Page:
Operating System Long Questions and AnswersHere in this section of Operating System Long Questions and Answers,We have listed out some of the important Long Questions with Answers on Deadlock prevention which will help students to answer it correctly in their University Written Exam.

Lists of Long Descriptive type Questions that may be asked in Written Exams.

  • (1) How deadlock can be prevented? OR Explain deadlock prevention.

Question-1 How deadlock can be prevented? OR Explain deadlock prevention.
Deadlock can be prevented by attacking the one of the four conditions that leads to deadlock.
1) Attacking the Mutual Exclusion Condition
o No deadlock if no resource is ever assigned exclusively to a single process.
o Some devices can be spooled such as printer, by spooling printer output; several processes can generate output at the same time.
o Only the printer daemon process uses physical printer.
o Thus deadlock for printer can be eliminated.
o Not all devices can be spooled.
o Principle:

  • Avoid assigning a resource when that is not absolutely necessary.
  • Try to make sure that as few processes as possible actually claim the resource.

2) Attacking the Hold and Wait Condition
o Require processes to request all their resources before starting execution.
o A process is allowed to run if all resources it needed is available. Otherwise nothing will be allocated and it will just wait.
o Problem with this strategy is that a process may not know required resources at start of run.
o Resource will not be used optimally.
o It also ties up resources other processes could be using.
o Variation: A process must give up all resources before making a new request. Process is then granted all prior resources as well as the new ones only if all required resources are available.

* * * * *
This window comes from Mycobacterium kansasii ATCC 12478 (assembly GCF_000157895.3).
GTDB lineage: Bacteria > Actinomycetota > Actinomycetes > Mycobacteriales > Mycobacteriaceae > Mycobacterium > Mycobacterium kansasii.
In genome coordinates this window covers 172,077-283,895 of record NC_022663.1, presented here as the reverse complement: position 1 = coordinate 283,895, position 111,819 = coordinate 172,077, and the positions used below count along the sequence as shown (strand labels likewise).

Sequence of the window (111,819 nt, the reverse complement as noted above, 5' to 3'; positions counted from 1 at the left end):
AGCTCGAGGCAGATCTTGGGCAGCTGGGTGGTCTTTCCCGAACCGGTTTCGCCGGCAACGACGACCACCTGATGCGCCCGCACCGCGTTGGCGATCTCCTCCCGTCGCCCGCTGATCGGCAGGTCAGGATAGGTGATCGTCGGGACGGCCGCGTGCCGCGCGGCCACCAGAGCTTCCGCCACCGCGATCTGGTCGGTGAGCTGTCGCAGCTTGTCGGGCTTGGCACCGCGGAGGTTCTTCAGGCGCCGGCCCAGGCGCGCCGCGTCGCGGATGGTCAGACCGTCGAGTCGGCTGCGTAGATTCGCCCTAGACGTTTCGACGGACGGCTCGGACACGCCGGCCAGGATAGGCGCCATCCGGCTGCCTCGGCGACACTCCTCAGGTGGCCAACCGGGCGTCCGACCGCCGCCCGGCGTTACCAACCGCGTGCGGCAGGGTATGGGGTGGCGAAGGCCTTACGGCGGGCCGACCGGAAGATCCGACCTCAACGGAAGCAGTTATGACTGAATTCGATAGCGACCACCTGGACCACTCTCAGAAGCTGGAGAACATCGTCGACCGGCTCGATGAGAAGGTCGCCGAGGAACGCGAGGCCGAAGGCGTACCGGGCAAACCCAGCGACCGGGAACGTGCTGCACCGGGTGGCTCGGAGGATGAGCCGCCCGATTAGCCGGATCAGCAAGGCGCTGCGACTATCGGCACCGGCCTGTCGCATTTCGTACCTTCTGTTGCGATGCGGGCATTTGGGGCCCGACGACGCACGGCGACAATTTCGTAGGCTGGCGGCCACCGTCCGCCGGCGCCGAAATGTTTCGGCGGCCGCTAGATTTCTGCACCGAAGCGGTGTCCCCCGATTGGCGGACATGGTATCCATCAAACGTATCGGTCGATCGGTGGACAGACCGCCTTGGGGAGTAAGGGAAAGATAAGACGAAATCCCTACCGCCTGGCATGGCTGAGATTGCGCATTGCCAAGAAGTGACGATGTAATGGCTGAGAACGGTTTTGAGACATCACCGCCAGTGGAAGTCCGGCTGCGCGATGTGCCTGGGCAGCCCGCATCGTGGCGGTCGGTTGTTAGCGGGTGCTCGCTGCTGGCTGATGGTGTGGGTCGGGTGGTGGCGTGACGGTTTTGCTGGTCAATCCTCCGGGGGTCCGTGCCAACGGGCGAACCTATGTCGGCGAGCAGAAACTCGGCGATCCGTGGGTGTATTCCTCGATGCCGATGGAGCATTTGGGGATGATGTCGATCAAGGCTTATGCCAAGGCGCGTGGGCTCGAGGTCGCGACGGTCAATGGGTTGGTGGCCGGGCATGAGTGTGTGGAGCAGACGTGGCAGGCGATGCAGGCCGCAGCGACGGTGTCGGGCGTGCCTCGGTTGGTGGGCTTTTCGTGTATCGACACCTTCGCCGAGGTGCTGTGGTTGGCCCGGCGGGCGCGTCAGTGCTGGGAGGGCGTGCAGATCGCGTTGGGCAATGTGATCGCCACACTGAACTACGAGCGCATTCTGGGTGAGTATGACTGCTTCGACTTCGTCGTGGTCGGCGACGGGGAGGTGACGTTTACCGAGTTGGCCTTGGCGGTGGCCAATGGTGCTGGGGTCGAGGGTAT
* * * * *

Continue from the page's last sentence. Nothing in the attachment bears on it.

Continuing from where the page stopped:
o Problem: what if someone grabs the resources in the meantime how can the processes save its state?

3) Attacking the No Preemption Condition
o This is not a possible option.
o When a process P0 request some resource R which is held by another process P1 then resource R is forcibly taken away from the process P1 and allocated to P0.
o Consider a process holds the printer, halfway through its job; taking the printer away from this process without having any ill effect is not possible.
4) Attacking the Circular Wait Condition
o To provide a global numbering of all the resources.
o Now the rule is this: processes can request resources whenever they want to,but all requests must be made in numerical order.
o A process need not acquire them all at once.
o Circular wait is prevented if a process holding resource n cannot wait for resource m, if m > n.
o No way to complete a cycle.
deadlock prevention fig 1
o A process may request 1st a CD ROM drive, then tape drive. But it may not request 1st a plotter, then a Tape drive.
o Resource graph can never have cycle

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